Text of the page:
Most of the inside of the eye is filled with vitreous, a substance similar to a gel that helps the look maintain a round shape.
There are millions of fine fibers entangled within the vitreous that bind to the retina’s surface, the tissue sensitivity to the eye’s light.
As we get older, the vitreous contracts slowly, and these fine fibers pull on the retina’s surface.
Usually, the fibers break, allowing the vitreous to separate and contract from the retina. This is a vitreous detachment.
In most cases, a vitreous detachment, also known as posterior vitreous detachment, is not dangerous to the eye and does not require treatment.
A vitreous detachment is a separation of the vitreous (or gel) that fills the back of the eye from the retina. The symptoms of a vitreous detachment include flashes.
The most significant concern when vitreous detachment occurs is the risk of developing a retinal tear that can lead to retinal detachment.
It is essential to see an ophthalmologist if you develop the signs of a vitreous detachment to make sure you do not have a torn retina.
Often the most annoying part of a vitreous detachment will improve over time. It may take 3-6 months for it to get better. If it persists for more extended and impacts essential activities such as reading or driving, surgery to correct this may be considered.
Because surgery (a vitrectomy) can have possible complications such as cataract formation, retinal detachment, bleeding, and infection, among other things, it is vital that the symptoms are significant and seriously affect their activities.
A vitreous detachment is a common condition that usually affects people over 50 and is very common after 80 years. Short-sighted people are also at greater risk.
Those with a vitreous detachment in one eye are prone to have it in the other, although it can not happen until years later.
Symptoms and detection of vitreous detachment
As the vitreous shrinks, it becomes somewhat fibrous, and the threads can cast tiny shadows on the retina that you may notice, which appear as little “cobwebs” or spots that seem to float in your field of vision. If you try to watch, these shadows disappear quickly.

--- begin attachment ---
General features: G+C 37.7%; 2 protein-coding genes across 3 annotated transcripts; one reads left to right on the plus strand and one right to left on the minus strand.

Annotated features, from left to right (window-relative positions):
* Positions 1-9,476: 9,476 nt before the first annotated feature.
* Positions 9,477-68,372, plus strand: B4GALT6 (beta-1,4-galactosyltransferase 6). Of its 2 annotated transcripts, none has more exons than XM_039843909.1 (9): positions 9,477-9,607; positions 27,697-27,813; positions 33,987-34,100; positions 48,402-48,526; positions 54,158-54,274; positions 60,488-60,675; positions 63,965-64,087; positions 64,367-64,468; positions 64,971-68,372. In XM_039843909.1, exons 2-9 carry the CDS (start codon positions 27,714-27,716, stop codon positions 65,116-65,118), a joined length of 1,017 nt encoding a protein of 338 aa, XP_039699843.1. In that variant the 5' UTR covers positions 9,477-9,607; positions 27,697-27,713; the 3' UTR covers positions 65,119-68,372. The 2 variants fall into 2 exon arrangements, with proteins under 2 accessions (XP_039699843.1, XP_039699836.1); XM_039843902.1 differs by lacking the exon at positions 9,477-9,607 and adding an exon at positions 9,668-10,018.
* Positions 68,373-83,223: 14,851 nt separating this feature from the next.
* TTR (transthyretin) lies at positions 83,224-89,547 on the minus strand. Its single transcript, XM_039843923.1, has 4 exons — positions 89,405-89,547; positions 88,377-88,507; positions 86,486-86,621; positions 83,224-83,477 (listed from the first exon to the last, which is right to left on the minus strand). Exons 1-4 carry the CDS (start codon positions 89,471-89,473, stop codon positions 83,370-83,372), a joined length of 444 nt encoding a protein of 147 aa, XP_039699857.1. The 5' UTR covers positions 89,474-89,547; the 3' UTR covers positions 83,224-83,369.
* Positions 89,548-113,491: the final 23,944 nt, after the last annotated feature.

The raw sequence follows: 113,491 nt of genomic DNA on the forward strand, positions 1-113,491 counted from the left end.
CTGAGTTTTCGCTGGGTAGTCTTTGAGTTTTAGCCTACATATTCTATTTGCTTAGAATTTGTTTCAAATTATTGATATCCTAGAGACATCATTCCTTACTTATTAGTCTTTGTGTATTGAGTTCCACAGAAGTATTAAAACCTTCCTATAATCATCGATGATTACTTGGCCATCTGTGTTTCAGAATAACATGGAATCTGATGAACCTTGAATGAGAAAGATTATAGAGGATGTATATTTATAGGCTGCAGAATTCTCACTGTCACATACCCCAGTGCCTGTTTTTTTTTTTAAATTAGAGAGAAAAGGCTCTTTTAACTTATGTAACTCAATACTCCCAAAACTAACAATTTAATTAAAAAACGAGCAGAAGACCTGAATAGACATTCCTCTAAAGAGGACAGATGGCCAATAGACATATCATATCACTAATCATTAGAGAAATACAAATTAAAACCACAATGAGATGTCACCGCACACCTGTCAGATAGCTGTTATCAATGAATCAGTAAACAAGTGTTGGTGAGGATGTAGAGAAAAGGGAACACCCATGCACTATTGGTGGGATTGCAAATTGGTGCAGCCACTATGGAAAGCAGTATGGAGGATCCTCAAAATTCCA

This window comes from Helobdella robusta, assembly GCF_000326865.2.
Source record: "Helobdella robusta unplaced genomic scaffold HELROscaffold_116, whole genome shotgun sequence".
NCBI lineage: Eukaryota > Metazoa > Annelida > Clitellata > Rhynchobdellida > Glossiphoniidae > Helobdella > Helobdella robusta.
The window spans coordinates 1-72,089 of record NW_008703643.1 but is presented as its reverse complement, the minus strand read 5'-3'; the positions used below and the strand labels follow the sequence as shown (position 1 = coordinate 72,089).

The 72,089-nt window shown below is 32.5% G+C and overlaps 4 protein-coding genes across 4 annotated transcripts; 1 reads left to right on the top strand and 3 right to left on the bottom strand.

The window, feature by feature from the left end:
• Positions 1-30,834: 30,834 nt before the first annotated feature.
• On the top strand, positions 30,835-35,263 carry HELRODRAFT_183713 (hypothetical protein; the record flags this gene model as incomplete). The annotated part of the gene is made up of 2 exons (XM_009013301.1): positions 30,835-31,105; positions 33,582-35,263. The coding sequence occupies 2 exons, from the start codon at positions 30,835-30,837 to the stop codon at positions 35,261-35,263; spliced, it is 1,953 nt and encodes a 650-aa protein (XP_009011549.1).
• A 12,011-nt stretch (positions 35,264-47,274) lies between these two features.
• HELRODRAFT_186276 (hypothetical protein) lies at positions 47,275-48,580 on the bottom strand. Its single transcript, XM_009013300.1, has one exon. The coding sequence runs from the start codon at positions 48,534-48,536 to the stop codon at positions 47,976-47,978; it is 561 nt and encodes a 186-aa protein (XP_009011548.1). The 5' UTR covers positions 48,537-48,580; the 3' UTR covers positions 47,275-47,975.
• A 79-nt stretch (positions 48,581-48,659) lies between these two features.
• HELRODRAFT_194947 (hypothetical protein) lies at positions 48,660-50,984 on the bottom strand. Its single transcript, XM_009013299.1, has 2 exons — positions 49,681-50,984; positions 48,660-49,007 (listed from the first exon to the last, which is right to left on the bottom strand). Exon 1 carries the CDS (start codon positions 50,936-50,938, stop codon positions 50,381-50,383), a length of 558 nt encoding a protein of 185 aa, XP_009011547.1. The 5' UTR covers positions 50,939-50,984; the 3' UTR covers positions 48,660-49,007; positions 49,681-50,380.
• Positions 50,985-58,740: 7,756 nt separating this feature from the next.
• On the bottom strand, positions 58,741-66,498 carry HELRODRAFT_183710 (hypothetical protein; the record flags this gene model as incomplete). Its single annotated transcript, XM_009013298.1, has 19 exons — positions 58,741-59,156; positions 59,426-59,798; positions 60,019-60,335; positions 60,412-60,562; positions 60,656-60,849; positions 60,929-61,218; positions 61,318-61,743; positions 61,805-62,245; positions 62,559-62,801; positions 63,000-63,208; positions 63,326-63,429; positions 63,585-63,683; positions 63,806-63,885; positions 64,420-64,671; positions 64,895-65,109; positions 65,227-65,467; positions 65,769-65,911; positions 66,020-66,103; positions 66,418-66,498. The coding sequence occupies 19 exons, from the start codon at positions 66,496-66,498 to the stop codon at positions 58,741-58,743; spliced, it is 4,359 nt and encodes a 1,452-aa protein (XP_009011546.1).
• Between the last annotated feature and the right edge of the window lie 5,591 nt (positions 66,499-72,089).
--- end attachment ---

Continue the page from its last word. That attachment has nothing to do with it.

A symptom of a vitreous detachment is a slight but sudden increase in the number of spots. This increase can be accompanied by flashes of light (rays) in your peripheral vision. You will not notice vitreous detachment; you will only be upset by the high beams.
How is it detected?
The only way to diagnose the cause of the problem is by extensive dilated eye examination. If the vitreous detachment has led to a macular hole or detached retina, early treatment can help prevent vision loss.
What causes it?
The vitreous joins the retina’s surface through millions of tiny intertwined fibers in normal eyes. As we age, the vitreous contracts slowly, and these fibers pull on the retina’s surface.
The vitreous can shrink more and separate from the retina if the fibers break, causing a vitreous detachment.
Although a vitreous detachment does not threaten the view, occasionally, some of the vitreous fibers pull so firmly on the retina that they create a macular hole or lead to a retinal detachment.
Both conditions are dangerous to the eye and should be treated immediately.
A vitreous detachment does not harm vision by itself. These are severe conditions. Without treatment, a macular hole or detached retina can permanently lose sight in the affected eye.
If you have any of the above symptoms, consult your ophthalmologist immediately. Early treatment can help prevent vision loss of a macular hole or retinal detachment.
Those who experience a sudden increase in lightning vision or an increase in flashes of light in peripheral vision should seek an ophthalmologist to examine their eyes as soon as possible.
Can vitreous detachment lead to retinal detachment?
Sometimes. Well, retinal detachment occurs when any part of the retina, the eye’s light-sensitive tissue, is lifted or pulled out of its normal position in the back wall of the eye. This can happen directly after a vitreous detachment.
When the vitreous separates from the retina, it closely resembles an independent label from an envelope. Sometimes, the title comes out clean, but other times, it tears part of the underlying wrapper in the process.
If the retina’s vitreous tears when it detaches, it may worsen in a retinal detachment.
Usually, it takes three months for a person to separate the vitreous.
If you have a vision of rays and spider webs for the first time, you should see your ophthalmologist regularly during the following months so that they can make sure you do not have a retinal detachment.
If a retinal detachment is detected early, it can usually be treated with a laser at the ophthalmologist’s office.
If the retinal detachment is not treated for too long (sometimes for only a few days), more severe surgery may be necessary, such as a vitrectomy or scleral buckle.
If you have recently had a vitreous detachment, carefully observe the symptoms of retinal detachment, such as flashes of light, a rain of points, and a black curtain entering and moving through your vision in any direction.
If you have any of these symptoms, especially if you have more than one symptom simultaneously, consult your ophthalmologist or go immediately to the nearest emergency room.